Insulated Tissue Holder

When I see easy to do crafts my fingers gets itchy to try them out, and what settled down until its tried.

So today I've got nice easy sewing project tutorial to make was inspired from here and here.  Insulated tissue holder that can be reused and refilled and won't get wet.

I had told you in my previous post that I always have more than my need of grocery and shopper bags lying around my home and found out this way I can make use of some of the plastic bags.

For the liner you’ll need:

2-3 plastic grocery bags (depends on the thickness of the bag, found out  the shopper bag you get from baby shop and center point doesnt help much as they are so thick and tuned to curl out when trying to fuse them, grocery bag from Carrefour and shopper bags from mother care and so work out perfectly well)
Butter paper

Flatten your bags and trim them down.  To do this, just trim off the bottom and the handles. Additionally, you my choose to remove the printed portion (totally optional).  This will ultimately give you a rectangular sheet once you open it up.  If you’re using large  bags, you don’t even have to cut it open, you can leave it doubled up just like I did.

Trim two sheets of butter paper. Ideally, they will be larger than your plastic, but if not, don’t worry.  You can work with smaller sections at a time.  You can also reuse your butter paper for fusing, so trimming off big sheets won’t go to waste if that’s a concern.  One goes under your plastic to protect your ironing board or whatever surface you’re ironing on, and the other goes on top of your plastic to prevent your iron from becoming a melted and burned mess.

Heat up your iron to the nylon setting.  You may need to end up going a little hotter if necessary.  You can’t un-melt plastic that’s gotten too hot, so start lower.  Iron it all over, moving your iron around a lot.  Make sure that you only stay on any one section for a couple seconds.  Lift your butter paper every 30 seconds or so to see if your plastic is fusing, or if it’s still in separate layers.  I found that once it started to fuse, it started to shrink a little, and get slightly wrinkly under the paper.  So check it often once you start to notice that happening.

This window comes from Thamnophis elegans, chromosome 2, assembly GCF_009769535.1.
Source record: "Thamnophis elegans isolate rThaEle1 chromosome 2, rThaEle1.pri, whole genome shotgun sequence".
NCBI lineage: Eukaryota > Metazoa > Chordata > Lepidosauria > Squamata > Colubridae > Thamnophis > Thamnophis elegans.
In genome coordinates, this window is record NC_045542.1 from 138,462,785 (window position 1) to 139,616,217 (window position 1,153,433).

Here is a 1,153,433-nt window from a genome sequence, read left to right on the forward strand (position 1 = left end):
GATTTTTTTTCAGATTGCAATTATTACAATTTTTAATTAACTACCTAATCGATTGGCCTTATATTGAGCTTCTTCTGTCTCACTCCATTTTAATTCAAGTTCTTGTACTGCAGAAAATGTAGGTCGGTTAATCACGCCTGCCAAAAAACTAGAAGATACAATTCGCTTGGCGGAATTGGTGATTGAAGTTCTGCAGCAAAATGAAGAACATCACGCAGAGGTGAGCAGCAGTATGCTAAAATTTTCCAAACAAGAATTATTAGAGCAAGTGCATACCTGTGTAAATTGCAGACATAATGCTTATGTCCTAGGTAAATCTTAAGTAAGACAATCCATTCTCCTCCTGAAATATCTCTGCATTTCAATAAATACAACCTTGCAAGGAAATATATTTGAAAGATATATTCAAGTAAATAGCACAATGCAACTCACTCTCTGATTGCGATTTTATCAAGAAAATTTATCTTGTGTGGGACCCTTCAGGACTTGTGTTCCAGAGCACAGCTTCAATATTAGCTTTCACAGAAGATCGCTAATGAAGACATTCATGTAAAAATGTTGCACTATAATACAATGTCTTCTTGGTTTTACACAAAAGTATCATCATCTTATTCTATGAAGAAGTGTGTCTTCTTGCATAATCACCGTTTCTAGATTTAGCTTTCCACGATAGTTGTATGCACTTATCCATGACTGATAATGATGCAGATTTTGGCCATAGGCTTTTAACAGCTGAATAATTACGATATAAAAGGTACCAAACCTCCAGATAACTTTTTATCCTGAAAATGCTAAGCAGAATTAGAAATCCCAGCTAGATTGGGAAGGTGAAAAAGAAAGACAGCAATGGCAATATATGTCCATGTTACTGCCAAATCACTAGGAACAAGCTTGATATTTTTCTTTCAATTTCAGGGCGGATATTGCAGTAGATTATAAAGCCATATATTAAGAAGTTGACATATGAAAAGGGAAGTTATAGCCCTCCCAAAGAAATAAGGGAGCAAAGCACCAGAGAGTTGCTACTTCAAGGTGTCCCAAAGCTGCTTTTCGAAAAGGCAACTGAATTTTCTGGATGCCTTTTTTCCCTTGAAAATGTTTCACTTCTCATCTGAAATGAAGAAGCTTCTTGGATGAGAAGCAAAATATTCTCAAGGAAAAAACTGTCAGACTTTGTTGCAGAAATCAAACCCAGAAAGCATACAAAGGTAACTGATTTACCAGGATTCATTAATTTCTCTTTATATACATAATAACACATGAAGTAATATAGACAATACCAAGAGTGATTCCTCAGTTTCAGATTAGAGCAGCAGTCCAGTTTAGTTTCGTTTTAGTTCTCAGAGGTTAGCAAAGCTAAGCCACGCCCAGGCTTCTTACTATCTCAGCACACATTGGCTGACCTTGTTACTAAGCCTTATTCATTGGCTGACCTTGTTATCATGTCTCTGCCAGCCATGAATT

Once your first two sheets are fused, add another, and iron it again, adding layers one at a time until you have your desired thickness. You may want to go with fewer layers so that it’s more flexible.

But once your plastic is fused – you can sew with it, just like fabric.

For the Tissue Holder Pouch:

Cut two pieces - for the front and lining measuring 6 1/2" by 5 1/2".

Cut one piece of fused plastic 6 1/2"  by 5 1/2".

Cut two pieces - for the contrasting band 1" by 5 1/2".

Fold the band pieces in half and press. With raw edges even and fold to the inside sew the bands to each side of the shorter front piece.

With right sides together place front piece over lining and the fused plastic and sew front to lining just inside the stitched line that attached the band.

Turn right side out and press. Then press in half to form a crease that marks the center.

Pin the two edges to the middle, lining up the bands to the center crease. Sew at the edge across the top and bottom.

Trim the four corners to reduce bulk. With a zig zag stitch or your sheering scissors finish the raw edges.

Turn right side out and with and poke the corners out. Fill with tissues and gift them to your loved ones or throw one in your bag or in kiddies snack bag and want get through if they spill juice or water inside the bag.

I whipped quiet a few in an a hour as I thought it would be nice little gift to give my loved ones as I will be seeing them soon :)!


  1. I love these..wish I had somebody to make me one or two!

    TracyAnn from and

    1. It would have be my pleasure to make you one :)

  2. They turned out great!


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